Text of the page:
Supergirl: Livewire review

Brit Morgan guest stars as the villainous Livewire on the latest episode of Supergirl. Here's our review...

This Supergirl review contains spoilers.

Supergirl Season 1 Episode 4

Okay, technically, “Livewire” is actually episode 5 of Supergirl¬†even though it’s only the fourth to air. Tonight’s episode was swapped out because of a bombing supblot that CBS feared might appear insenstive in light of the horrific events in Paris. It doesn’t seem to have had too much of an effect on how things flow, other than a bit of a jump with the Jimmy Olsen/Lucy Lane relationship, which was only hinted at last week.

Whatever, that’s the absolute least of the world’s worries. I needed some light escapism to take my mind off the actual problems out there tonight, and that’s what Supergirl delivers.¬†

Unfortunately, that doesn’t mean “Livewire” is a great episode. Last week’s “Fight or Flight” showed the most promise of any installment so far, and I felt gave us the best sense of what the series is capable of over time. “Livewire” is a bit of a step back.

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A Thanksgiving-themed episode is easy pickings for oversentimentality, and when it’s combined with a villain of the week like Livewire (Brit Morgan), things just don’t click. It’s not like Livewire is exactly the most storied villain in Superman history (a little bit more on her down below), and when you really boil it down, an electricity thrower/converter is as basic as it gets for TV baddies. There’s just never any real reason for us to fear her or care about what she’s got in store for everyone.

Livewire’s “shock jock” roots and origin (mostly) are in place, but I think she would have been better served getting a later introduction. Give us a few weeks of Leslie Willis being a jerk to Supergirl on the air, showcase her contentious relationship with Cat Grant (who at least got something substantial to do this week) for a few episodes, build her up as someone who will eventually be trouble, and maybe we’d be on to something. Sandwiching her electric rebirth, battle with Supergirl and Cat, and whatever else in between an episode that’s also juggling sibling rivalry, a guest star mother, and a major revelation about the DEO, and things just don’t quite come together.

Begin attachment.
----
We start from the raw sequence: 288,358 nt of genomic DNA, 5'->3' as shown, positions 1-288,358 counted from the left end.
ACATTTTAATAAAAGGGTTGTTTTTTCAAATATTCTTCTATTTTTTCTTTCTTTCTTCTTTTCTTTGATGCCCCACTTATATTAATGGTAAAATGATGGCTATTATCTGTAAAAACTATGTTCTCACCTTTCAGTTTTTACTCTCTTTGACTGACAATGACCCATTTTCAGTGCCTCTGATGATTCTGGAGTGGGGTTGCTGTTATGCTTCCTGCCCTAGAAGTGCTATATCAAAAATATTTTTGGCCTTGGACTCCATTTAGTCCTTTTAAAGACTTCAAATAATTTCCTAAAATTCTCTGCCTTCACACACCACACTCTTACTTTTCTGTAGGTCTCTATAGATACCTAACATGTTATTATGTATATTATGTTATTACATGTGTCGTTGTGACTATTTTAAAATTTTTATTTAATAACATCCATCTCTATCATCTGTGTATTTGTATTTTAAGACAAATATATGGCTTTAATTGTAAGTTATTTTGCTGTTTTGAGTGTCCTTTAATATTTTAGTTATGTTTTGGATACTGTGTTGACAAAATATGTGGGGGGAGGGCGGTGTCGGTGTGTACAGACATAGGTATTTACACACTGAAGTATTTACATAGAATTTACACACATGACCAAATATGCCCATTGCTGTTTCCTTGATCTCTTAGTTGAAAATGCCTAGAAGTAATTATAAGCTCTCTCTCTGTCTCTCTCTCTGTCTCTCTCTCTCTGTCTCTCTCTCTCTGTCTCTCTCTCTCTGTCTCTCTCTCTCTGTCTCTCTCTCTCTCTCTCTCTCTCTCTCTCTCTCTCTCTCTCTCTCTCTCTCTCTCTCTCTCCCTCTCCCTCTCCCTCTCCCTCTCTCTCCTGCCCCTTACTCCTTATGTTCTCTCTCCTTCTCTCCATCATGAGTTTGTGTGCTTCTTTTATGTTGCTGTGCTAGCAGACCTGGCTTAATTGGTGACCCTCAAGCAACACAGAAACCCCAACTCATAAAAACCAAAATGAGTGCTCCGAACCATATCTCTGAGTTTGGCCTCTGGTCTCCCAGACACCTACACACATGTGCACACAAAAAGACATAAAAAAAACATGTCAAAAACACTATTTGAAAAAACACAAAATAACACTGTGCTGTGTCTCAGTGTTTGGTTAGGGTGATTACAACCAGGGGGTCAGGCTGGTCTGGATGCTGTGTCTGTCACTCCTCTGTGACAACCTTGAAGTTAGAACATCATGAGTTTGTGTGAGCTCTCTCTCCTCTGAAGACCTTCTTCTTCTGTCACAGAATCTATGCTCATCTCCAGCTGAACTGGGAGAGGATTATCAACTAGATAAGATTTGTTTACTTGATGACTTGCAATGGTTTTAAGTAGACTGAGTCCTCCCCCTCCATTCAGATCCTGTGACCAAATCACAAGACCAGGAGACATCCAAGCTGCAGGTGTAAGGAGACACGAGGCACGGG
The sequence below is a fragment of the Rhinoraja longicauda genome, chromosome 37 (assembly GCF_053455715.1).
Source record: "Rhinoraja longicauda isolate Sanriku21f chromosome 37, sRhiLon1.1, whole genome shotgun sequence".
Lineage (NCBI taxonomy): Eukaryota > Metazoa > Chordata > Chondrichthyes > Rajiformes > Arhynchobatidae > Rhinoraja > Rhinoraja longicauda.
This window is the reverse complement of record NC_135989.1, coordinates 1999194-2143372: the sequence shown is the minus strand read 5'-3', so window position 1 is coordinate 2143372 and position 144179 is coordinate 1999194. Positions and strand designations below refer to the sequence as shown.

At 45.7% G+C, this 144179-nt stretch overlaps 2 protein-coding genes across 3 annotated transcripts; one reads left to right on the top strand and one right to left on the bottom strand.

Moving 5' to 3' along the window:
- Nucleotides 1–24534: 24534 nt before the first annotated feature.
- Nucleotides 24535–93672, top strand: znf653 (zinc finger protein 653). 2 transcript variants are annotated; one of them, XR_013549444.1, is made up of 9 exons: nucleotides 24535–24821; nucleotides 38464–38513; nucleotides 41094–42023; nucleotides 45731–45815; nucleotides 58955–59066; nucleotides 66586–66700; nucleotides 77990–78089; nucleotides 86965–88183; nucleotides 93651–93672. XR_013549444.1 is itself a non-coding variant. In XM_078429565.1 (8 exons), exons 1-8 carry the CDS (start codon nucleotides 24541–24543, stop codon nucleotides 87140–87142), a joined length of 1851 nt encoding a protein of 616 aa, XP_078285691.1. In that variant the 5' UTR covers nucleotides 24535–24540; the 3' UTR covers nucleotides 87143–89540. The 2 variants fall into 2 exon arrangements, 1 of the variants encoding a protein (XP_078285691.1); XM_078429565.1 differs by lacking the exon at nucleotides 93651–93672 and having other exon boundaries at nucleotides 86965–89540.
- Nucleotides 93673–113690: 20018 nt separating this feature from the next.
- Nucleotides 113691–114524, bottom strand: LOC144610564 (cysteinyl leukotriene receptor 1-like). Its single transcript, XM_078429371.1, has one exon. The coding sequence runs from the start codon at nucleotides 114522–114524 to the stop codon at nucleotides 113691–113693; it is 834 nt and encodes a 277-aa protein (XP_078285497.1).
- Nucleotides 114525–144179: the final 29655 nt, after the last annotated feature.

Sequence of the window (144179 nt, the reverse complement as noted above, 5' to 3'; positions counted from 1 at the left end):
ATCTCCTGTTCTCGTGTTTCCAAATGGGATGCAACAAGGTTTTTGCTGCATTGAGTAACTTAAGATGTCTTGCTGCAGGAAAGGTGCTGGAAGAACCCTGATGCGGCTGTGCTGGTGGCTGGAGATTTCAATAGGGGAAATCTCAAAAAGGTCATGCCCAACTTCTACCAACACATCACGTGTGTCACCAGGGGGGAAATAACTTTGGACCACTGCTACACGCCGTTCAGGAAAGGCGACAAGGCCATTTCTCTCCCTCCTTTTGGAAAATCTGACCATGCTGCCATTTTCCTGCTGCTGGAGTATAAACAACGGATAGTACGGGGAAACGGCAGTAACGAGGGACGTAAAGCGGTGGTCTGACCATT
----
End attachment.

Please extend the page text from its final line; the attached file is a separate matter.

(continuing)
As nice as it is to see Helen Slater again, the Thanksgiving dinner scene fell pretty flat. Four or five episodes in might be asking a little too much for the show to give up on the navel gazing about what it means to be a hero, but this one seemed to lean on it a little harder than was strictly necessary. On the other hand, the news that Fred Danvers (Dean Cain) gave up his own freedom to work for the DEO (and protect Kara’s) was a nice touch, even if it’s an obvious set up for a future swerve that (gasp) he didn’t really die in that plane crash.

I honestly feel the episode peaked in its first five minutes, before we even got a look at Livewire or the larger concerns of the week. That opening fight with Supergirl and a nameless alien at the DEO was really badass. The Flash makes much of how its superpowered hero is a lousy fighter, while Arrow delivers tremendous hand-to-hand combat by the bucket every week. I love Supergirl’s fighting style, and I love how the production manages to get her to use the full range of her powers and the fact that she doesn’t have to keep both feet on the ground to fight effectively.

I don’t expect it to be all action all the time on this show, and I do think there’s a lot of great interpersonal stuff that can be done with this cast. But “Livewire” felt a little disjointed, with a villain who never really rose above cartoon level, and a bunch of family issues that just kinda orbited around aimlessly. I’m certainly not giving up on Supergirl, but a little more focus might do everyone some good.

Kryptonian Memory Crystals

– Livewire had a kind of non-traditional path to the screen. A few months before her first televised appearance on a rather good episode of the generally rather good (okay, fine, it was excellent) episode of Superman: The Animated Series with the appropriate title of “Livewire” (where she was voiced by Tank Girl herself, Lori Petty), she appeared in the tie-in comic for the series, Superman Adventures #5, which was written by comics virtuoso Scott McCloud. (thanks to John Saavedra for keeping me honest, here)

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Livewire eventually made her way to the proper DC Universe in Action Comics #835. It was written by the brilliant Gail Simone and had art by the legendary John Byrne. Worth seeking out if you’ve got the patience!

– Helen Slater, as you probably already know, played Kara in the not really awesome Supergirl movie in 1984. She was on the money as Kara. The rest of the movie…less so.

– I don’t really need to introduce former Superman, Dean Cain, do I? Didn’t think so.

– The song that plays during pre-Livewire Leslie Willis’ shock jock routine is the Joey Ramone version of Louis Armstrong’s “What a Wonderful World.” I love it, and I always love hearing it. Kind of a puzzling choice for that particular scene. Surely there are more mean-spirited Ramones tunes that could have made that point, right?

– This week was the first mention of Wynn Schott’s Dad being in prison. That would be Winslow Schott, Sr., who will be played by Henry Czerny when he eventually makes his way to the show. Who is Winslow Schott and why should you care? He’s the Superman villain known as the Toyman. More on him when we get to his episode.

If I missed anything, you certainly know the routine by now! Let me know in the comments or on Twitter, and I’ll see about getting this updated.

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2.5 out of 5